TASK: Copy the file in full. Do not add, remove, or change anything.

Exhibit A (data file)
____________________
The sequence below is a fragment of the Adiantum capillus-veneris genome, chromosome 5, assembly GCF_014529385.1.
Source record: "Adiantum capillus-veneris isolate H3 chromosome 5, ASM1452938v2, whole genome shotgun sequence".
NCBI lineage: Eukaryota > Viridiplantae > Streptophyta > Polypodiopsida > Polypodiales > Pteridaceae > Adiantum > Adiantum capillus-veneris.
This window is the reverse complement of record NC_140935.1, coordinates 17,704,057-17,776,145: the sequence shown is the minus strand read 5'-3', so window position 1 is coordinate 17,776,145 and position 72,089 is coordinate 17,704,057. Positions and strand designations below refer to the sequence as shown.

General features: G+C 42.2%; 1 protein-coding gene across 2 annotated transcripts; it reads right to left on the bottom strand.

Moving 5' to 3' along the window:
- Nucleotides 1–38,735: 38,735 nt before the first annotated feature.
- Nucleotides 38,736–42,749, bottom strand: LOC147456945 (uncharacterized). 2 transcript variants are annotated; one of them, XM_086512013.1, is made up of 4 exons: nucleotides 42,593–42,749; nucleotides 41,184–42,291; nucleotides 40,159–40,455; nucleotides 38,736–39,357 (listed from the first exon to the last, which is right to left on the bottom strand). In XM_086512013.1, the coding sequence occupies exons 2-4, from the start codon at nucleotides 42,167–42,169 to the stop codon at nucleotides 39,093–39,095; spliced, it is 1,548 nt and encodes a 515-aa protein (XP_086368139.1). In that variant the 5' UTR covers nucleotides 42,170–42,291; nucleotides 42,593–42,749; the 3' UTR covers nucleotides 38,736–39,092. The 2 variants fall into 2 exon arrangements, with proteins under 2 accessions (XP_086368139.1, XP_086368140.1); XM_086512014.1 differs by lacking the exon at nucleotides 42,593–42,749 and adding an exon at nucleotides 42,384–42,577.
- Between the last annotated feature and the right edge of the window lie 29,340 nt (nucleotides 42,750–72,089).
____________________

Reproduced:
The sequence below is a fragment of the Adiantum capillus-veneris genome, chromosome 5, assembly GCF_014529385.1.
Source record: "Adiantum capillus-veneris isolate H3 chromosome 5, ASM1452938v2, whole genome shotgun sequence".
NCBI lineage: Eukaryota > Viridiplantae > Streptophyta > Polypodiopsida > Polypodiales > Pteridaceae > Adiantum > Adiantum capillus-veneris.
This window is the reverse complement of record NC_140935.1, coordinates 17,704,057-17,776,145: the sequence shown is the minus strand read 5'-3', so window position 1 is coordinate 17,776,145 and position 72,089 is coordinate 17,704,057. Positions and strand designations below refer to the sequence as shown.

General features: G+C 42.2%; 1 protein-coding gene across 2 annotated transcripts; it reads right to left on the bottom strand.

Moving 5' to 3' along the window:
- Nucleotides 1–38,735: 38,735 nt before the first annotated feature.
- Nucleotides 38,736–42,749, bottom strand: LOC147456945 (uncharacterized). 2 transcript variants are annotated; one of them, XM_086512013.1, is made up of 4 exons: nucleotides 42,593–42,749; nucleotides 41,184–42,291; nucleotides 40,159–40,455; nucleotides 38,736–39,357 (listed from the first exon to the last, which is right to left on the bottom strand). In XM_086512013.1, the coding sequence occupies exons 2-4, from the start codon at nucleotides 42,167–42,169 to the stop codon at nucleotides 39,093–39,095; spliced, it is 1,548 nt and encodes a 515-aa protein (XP_086368139.1). In that variant the 5' UTR covers nucleotides 42,170–42,291; nucleotides 42,593–42,749; the 3' UTR covers nucleotides 38,736–39,092. The 2 variants fall into 2 exon arrangements, with proteins under 2 accessions (XP_086368139.1, XP_086368140.1); XM_086512014.1 differs by lacking the exon at nucleotides 42,593–42,749 and adding an exon at nucleotides 42,384–42,577.
- Between the last annotated feature and the right edge of the window lie 29,340 nt (nucleotides 42,750–72,089).